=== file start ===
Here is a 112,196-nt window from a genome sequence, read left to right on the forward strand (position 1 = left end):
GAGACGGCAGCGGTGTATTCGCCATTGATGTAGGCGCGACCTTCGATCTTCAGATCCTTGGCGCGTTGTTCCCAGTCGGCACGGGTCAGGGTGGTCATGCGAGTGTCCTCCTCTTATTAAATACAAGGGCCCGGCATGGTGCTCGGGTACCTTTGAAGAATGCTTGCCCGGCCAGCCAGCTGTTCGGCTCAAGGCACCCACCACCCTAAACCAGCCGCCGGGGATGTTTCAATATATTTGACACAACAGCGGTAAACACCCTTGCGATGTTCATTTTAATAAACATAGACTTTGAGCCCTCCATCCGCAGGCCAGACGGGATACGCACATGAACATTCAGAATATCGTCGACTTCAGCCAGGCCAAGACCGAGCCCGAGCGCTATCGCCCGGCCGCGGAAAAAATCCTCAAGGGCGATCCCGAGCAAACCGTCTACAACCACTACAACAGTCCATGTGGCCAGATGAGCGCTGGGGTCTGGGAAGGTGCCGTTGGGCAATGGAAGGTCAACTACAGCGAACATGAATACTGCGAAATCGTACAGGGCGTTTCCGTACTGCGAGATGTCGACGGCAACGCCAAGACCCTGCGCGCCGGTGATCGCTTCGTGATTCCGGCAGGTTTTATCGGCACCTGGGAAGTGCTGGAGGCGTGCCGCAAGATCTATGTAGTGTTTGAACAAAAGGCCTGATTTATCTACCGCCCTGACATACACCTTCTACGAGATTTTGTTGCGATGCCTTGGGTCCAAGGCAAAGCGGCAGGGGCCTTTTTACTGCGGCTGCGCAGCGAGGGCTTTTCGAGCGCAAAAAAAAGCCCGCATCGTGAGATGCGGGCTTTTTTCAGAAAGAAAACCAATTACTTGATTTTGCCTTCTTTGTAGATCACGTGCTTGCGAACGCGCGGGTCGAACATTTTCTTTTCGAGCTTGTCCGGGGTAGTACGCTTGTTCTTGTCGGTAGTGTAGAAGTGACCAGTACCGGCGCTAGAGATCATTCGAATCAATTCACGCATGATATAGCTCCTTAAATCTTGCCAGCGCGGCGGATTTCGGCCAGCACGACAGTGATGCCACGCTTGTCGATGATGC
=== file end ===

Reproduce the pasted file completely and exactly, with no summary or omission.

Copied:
Here is a 112,196-nt window from a genome sequence, read left to right on the forward strand (position 1 = left end):
GAGACGGCAGCGGTGTATTCGCCATTGATGTAGGCGCGACCTTCGATCTTCAGATCCTTGGCGCGTTGTTCCCAGTCGGCACGGGTCAGGGTGGTCATGCGAGTGTCCTCCTCTTATTAAATACAAGGGCCCGGCATGGTGCTCGGGTACCTTTGAAGAATGCTTGCCCGGCCAGCCAGCTGTTCGGCTCAAGGCACCCACCACCCTAAACCAGCCGCCGGGGATGTTTCAATATATTTGACACAACAGCGGTAAACACCCTTGCGATGTTCATTTTAATAAACATAGACTTTGAGCCCTCCATCCGCAGGCCAGACGGGATACGCACATGAACATTCAGAATATCGTCGACTTCAGCCAGGCCAAGACCGAGCCCGAGCGCTATCGCCCGGCCGCGGAAAAAATCCTCAAGGGCGATCCCGAGCAAACCGTCTACAACCACTACAACAGTCCATGTGGCCAGATGAGCGCTGGGGTCTGGGAAGGTGCCGTTGGGCAATGGAAGGTCAACTACAGCGAACATGAATACTGCGAAATCGTACAGGGCGTTTCCGTACTGCGAGATGTCGACGGCAACGCCAAGACCCTGCGCGCCGGTGATCGCTTCGTGATTCCGGCAGGTTTTATCGGCACCTGGGAAGTGCTGGAGGCGTGCCGCAAGATCTATGTAGTGTTTGAACAAAAGGCCTGATTTATCTACCGCCCTGACATACACCTTCTACGAGATTTTGTTGCGATGCCTTGGGTCCAAGGCAAAGCGGCAGGGGCCTTTTTACTGCGGCTGCGCAGCGAGGGCTTTTCGAGCGCAAAAAAAAGCCCGCATCGTGAGATGCGGGCTTTTTTCAGAAAGAAAACCAATTACTTGATTTTGCCTTCTTTGTAGATCACGTGCTTGCGAACGCGCGGGTCGAACATTTTCTTTTCGAGCTTGTCCGGGGTAGTACGCTTGTTCTTGTCGGTAGTGTAGAAGTGACCAGTACCGGCGCTAGAGATCATTCGAATCAATTCACGCATGATATAGCTCCTTAAATCTTGCCAGCGCGGCGGATTTCGGCCAGCACGACAGTGATGCCACGCTTGTCGATGATGC